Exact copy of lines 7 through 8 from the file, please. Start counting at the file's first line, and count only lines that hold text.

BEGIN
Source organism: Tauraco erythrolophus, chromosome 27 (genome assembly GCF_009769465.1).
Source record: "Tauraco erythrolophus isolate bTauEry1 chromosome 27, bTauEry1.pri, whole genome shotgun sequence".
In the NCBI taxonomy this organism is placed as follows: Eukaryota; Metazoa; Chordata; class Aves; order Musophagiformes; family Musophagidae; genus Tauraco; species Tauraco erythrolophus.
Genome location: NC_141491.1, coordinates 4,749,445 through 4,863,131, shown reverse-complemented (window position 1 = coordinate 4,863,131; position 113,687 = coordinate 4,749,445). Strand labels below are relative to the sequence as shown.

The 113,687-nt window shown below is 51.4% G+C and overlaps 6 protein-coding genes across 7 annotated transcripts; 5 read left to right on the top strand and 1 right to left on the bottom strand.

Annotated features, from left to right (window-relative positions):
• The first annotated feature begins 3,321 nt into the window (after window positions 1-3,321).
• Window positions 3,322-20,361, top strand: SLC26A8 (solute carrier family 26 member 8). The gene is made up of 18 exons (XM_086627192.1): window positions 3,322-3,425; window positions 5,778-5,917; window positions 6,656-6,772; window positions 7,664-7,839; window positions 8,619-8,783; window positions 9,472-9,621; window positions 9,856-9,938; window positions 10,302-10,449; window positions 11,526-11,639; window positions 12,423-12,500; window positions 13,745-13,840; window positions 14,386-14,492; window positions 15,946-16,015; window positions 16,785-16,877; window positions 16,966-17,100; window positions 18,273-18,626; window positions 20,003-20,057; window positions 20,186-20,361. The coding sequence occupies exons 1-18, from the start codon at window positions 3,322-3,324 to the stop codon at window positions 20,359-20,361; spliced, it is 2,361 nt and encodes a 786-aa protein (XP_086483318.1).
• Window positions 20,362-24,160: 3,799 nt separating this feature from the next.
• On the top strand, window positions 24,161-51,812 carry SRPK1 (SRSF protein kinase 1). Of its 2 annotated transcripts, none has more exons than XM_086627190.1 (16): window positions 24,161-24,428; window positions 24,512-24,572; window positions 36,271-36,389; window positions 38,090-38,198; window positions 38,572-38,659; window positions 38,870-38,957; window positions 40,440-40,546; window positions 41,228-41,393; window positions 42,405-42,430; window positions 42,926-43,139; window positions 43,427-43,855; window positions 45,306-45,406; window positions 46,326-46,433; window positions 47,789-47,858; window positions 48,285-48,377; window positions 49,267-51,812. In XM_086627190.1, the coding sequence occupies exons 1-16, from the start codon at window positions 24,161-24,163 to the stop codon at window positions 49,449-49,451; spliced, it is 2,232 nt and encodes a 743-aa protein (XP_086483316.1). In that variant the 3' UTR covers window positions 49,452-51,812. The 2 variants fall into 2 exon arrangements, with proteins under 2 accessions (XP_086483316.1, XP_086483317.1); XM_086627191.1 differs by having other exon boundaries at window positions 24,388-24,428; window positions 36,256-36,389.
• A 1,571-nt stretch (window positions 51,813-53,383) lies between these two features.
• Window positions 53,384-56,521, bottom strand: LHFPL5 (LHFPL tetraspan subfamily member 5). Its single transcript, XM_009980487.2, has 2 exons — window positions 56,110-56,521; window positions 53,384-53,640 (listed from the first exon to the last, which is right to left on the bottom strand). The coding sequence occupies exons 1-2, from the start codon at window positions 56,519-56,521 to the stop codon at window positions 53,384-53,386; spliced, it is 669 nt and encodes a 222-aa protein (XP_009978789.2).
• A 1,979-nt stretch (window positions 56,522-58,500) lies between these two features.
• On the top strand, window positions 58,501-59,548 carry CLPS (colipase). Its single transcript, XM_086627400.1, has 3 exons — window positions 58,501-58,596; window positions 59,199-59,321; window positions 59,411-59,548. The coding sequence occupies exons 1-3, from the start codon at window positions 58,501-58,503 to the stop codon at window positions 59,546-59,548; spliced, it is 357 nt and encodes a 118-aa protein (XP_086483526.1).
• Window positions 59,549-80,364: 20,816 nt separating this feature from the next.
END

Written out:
• The first annotated feature begins 3,321 nt into the window (after window positions 1-3,321).
• Window positions 3,322-20,361, top strand: SLC26A8 (solute carrier family 26 member 8). The gene is made up of 18 exons (XM_086627192.1): window positions 3,322-3,425; window positions 5,778-5,917; window positions 6,656-6,772; window positions 7,664-7,839; window positions 8,619-8,783; window positions 9,472-9,621; window positions 9,856-9,938; window positions 10,302-10,449; window positions 11,526-11,639; window positions 12,423-12,500; window positions 13,745-13,840; window positions 14,386-14,492; window positions 15,946-16,015; window positions 16,785-16,877; window positions 16,966-17,100; window positions 18,273-18,626; window positions 20,003-20,057; window positions 20,186-20,361. The coding sequence occupies exons 1-18, from the start codon at window positions 3,322-3,324 to the stop codon at window positions 20,359-20,361; spliced, it is 2,361 nt and encodes a 786-aa protein (XP_086483318.1).